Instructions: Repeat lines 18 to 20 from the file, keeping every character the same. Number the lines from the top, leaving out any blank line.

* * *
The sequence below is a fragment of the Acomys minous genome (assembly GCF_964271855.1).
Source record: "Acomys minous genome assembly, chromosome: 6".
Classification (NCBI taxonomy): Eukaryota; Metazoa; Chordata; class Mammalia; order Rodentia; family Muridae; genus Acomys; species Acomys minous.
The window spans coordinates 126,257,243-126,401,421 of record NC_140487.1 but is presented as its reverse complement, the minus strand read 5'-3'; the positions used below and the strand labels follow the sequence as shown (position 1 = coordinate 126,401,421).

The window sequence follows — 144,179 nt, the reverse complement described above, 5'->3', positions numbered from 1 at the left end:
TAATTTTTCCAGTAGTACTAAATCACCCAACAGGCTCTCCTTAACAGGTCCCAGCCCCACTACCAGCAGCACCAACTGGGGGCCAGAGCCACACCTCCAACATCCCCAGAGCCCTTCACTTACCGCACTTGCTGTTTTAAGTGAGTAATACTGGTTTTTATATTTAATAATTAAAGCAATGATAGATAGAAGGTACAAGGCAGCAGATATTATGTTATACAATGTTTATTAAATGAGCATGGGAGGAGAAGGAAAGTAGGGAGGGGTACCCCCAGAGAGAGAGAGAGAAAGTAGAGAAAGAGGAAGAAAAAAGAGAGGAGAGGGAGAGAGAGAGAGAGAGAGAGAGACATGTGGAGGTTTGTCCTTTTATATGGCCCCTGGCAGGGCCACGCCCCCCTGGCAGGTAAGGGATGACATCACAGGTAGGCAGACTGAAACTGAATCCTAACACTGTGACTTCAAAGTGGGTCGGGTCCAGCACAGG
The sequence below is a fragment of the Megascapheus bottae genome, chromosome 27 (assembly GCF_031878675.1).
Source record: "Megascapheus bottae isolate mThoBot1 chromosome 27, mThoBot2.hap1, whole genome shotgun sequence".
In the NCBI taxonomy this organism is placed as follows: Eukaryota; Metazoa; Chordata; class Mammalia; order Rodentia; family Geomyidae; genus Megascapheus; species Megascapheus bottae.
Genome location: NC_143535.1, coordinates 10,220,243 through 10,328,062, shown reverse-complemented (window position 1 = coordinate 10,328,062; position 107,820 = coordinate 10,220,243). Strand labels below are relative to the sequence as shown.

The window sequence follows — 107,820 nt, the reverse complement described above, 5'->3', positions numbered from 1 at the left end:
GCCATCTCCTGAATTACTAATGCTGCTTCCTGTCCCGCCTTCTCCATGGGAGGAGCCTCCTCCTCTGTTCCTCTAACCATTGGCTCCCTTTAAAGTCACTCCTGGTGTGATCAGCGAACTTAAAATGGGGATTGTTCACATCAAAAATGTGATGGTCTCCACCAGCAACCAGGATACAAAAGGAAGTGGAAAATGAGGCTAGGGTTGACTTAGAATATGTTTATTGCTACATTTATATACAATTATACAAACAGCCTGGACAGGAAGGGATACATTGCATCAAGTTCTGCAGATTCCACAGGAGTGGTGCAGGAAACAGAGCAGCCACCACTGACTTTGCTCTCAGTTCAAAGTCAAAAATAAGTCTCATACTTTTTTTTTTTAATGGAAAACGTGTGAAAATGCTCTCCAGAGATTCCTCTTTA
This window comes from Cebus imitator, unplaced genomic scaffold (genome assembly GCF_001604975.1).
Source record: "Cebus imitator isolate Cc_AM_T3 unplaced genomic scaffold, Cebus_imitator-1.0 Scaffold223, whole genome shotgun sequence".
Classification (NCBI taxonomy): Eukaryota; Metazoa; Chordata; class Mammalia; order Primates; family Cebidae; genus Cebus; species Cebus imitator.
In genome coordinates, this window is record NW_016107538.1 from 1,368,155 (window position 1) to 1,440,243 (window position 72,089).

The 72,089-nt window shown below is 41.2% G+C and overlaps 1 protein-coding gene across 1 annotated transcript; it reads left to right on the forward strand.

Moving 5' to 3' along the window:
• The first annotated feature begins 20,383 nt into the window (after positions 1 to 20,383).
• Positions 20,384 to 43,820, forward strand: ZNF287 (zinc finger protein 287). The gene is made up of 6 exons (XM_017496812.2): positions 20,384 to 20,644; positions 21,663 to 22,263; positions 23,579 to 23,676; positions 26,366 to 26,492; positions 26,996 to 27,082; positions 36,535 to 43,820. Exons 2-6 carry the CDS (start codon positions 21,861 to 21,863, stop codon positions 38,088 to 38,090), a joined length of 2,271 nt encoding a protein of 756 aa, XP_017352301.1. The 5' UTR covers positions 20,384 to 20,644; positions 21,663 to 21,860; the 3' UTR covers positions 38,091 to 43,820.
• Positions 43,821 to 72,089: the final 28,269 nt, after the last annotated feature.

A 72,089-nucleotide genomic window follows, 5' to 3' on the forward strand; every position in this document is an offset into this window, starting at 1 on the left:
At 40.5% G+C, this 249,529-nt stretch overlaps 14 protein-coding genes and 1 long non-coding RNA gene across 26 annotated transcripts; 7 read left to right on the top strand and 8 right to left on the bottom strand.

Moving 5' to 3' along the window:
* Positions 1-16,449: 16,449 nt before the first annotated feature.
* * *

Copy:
Moving 5' to 3' along the window:
• The first annotated feature begins 20,383 nt into the window (after positions 1 to 20,383).
• Positions 20,384 to 43,820, forward strand: ZNF287 (zinc finger protein 287). The gene is made up of 6 exons (XM_017496812.2): positions 20,384 to 20,644; positions 21,663 to 22,263; positions 23,579 to 23,676; positions 26,366 to 26,492; positions 26,996 to 27,082; positions 36,535 to 43,820. Exons 2-6 carry the CDS (start codon positions 21,861 to 21,863, stop codon positions 38,088 to 38,090), a joined length of 2,271 nt encoding a protein of 756 aa, XP_017352301.1. The 5' UTR covers positions 20,384 to 20,644; positions 21,663 to 21,860; the 3' UTR covers positions 38,091 to 43,820.